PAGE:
The Market Today

Small Business Confidence Recovers Less than Expected as Hiring Becomes Difficult

by Craig Dismuke, Dudley Carter


Small Business Confidence Recovered for Third Month in April But By Less than Expected: The NFIB’s headline index added 1.6 points to 99.8, stopping short of the median expectation of 100.8. The details of the report were mixed, but touched on the hot topics of hiring difficulties and inflation. The number of businesses which said they were unable to find workers to fill open positions moved up to its highest level in records since 1973 and those who said there were few or no qualified applicants rose to its highest level since August 2019. The number of businesses that had raised prices jumped to a net 36%, the highest level since the early 1980s. Those expecting to raise prices also moved up to a net 36%, the firmest measure since 2008. The NFIB’s chief economist said, “Small business owners are seeing a growth in sales but are stunted by not having enough workers. Finding qualified employees remains the biggest challenge, …Owners are raising compensation, offering bonuses and benefits to attract the right employees.”

Away from those measures, all but three of the major underlying metrics improved from March, including the number of businesses which were experiencing stronger earnings, were planning to make capital investments and grow their inventories, and saw now as a good time to expand. Discouragingly, however, the number of businesses expecting the economy to improve shrank by a net 7 percentage points.

Flood of Fedspeak: Picking up where Monday left off, Tuesday is full of scheduled appearances for Fed officials likely to offer their view of last Friday’s payroll miss and the current hot topic of rising inflation metrics. Four officials that vote on policy decisions this year will kick-off the remarks, including New York’s Williams (9:30 a.m. CT), Governor Brainard (11:00 a.m.), San Francisco’s Daly (12:00 p.m.), and Atlanta’s Bostic (12:15 p.m.). Philadelphia’s Harker (1:00 p.m.) and Minneapolis’s Kashkari (1:30 p.m.) will also speak.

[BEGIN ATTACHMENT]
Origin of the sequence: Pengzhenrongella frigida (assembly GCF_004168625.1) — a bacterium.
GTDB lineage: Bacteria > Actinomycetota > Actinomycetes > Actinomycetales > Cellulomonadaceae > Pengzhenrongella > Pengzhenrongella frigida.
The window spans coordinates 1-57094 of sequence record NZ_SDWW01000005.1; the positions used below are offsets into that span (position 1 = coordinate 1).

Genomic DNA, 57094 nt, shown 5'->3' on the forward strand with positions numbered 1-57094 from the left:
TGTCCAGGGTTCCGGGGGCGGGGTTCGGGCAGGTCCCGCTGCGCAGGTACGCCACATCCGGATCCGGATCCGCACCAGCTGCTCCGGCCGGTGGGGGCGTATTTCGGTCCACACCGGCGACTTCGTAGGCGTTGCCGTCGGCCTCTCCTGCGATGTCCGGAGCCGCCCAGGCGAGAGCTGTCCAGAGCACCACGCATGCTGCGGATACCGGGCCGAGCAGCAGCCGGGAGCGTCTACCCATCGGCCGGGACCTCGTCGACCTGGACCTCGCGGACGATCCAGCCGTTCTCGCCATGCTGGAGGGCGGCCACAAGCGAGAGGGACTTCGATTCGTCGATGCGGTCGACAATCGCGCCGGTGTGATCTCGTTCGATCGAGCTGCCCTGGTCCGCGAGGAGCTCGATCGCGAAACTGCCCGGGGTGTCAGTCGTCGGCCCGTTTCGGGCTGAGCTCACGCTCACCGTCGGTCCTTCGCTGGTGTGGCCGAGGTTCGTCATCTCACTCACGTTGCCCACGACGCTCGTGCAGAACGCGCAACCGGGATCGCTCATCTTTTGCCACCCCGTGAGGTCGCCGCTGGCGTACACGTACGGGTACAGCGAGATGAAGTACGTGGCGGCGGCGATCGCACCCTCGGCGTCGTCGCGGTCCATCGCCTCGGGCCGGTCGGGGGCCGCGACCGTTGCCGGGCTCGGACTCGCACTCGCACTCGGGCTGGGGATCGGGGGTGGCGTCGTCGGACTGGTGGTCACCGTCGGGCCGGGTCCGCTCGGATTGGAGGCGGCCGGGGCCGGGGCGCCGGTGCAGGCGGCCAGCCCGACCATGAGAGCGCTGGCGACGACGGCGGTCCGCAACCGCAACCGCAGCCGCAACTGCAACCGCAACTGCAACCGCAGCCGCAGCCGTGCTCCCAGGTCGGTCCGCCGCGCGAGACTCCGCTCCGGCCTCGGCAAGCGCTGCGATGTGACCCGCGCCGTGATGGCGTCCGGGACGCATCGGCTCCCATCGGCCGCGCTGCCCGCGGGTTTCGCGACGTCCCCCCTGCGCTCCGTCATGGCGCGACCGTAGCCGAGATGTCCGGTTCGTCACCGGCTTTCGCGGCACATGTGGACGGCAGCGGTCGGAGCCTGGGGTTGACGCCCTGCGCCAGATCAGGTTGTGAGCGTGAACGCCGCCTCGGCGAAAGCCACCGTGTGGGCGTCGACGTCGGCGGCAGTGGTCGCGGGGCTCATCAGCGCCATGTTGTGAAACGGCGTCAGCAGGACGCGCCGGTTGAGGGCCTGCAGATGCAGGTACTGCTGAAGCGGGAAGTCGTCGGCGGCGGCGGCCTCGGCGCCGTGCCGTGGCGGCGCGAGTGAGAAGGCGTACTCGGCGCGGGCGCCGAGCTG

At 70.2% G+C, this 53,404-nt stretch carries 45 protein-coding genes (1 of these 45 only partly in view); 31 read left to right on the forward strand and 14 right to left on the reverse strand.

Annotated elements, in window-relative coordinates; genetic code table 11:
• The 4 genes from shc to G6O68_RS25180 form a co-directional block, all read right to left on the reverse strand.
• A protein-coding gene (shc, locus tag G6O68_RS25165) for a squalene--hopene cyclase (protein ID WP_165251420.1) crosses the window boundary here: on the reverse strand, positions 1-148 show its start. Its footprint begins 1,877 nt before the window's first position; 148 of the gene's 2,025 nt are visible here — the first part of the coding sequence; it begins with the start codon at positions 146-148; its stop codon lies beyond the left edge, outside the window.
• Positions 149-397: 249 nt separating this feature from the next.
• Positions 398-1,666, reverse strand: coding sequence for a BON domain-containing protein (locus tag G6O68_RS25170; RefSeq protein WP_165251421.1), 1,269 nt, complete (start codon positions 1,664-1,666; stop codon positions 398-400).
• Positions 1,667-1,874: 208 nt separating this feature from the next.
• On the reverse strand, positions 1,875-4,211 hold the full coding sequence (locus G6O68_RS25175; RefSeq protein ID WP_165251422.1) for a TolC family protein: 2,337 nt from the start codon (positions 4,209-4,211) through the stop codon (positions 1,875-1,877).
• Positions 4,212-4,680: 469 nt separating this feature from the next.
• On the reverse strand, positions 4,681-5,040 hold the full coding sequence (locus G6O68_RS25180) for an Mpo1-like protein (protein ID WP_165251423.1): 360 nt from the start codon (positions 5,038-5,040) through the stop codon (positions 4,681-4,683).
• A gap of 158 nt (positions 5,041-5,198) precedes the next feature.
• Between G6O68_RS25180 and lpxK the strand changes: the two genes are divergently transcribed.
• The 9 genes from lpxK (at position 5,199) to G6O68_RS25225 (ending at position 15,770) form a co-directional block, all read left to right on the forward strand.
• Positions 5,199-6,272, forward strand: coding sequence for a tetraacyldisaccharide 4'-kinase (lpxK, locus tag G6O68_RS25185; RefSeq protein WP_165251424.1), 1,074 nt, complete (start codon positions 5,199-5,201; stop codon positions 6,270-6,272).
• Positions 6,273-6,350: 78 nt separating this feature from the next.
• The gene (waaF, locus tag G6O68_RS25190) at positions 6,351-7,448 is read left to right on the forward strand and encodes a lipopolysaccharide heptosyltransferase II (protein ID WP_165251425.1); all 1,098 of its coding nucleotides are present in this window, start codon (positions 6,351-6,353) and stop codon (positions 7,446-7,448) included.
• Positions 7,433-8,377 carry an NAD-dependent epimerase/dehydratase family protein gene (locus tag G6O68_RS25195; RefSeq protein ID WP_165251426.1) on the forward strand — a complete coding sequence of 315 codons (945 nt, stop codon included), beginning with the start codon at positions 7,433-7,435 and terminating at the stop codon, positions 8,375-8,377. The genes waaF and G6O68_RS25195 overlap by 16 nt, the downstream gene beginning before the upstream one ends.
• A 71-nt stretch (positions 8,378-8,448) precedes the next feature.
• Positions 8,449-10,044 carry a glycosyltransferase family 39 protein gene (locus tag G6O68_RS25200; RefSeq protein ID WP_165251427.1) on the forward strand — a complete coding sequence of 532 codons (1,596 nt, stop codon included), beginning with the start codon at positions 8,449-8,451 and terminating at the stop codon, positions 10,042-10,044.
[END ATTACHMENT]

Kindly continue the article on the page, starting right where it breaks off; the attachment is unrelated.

Dow and S&P 500 Fall from Friday’s Records as Tech Shares Drop

The Dow dipped 0.1% into negative territory in the final minutes of Monday’s session as tech weakness sent the Nasdaq down more than 2.5% to a finish at its daily low. The S&P 500 shed more than 1%, joining the Dow with a pull back from a record last Friday. The S&P 500 had flirted with positive territory around midday, propped up momentarily by gains in several cyclical sectors, before sliding in the second half of trading. Energy companies closed just below the flatline as support from stronger gasoline prices faded. Gasoline futures spiked at the open following news over the weekend that Colonial Pipeline had shut down its pipeline that supplies around half of all fuel supplies to the Eastern U.S. after a ransomware attack. Gasoline prices slowly bled away most of their earlier gains after the company said it hoped to return to full operations by the end of the week. Treasury yields turned up mid-morning, erasing an earlier decline and likely adding to the pressure on equities. The 10-year yield rose 2.5 bps to 1.60% with a focus on supply, including an issuance from Amazon, cited as a catalyst for the afternoon climb.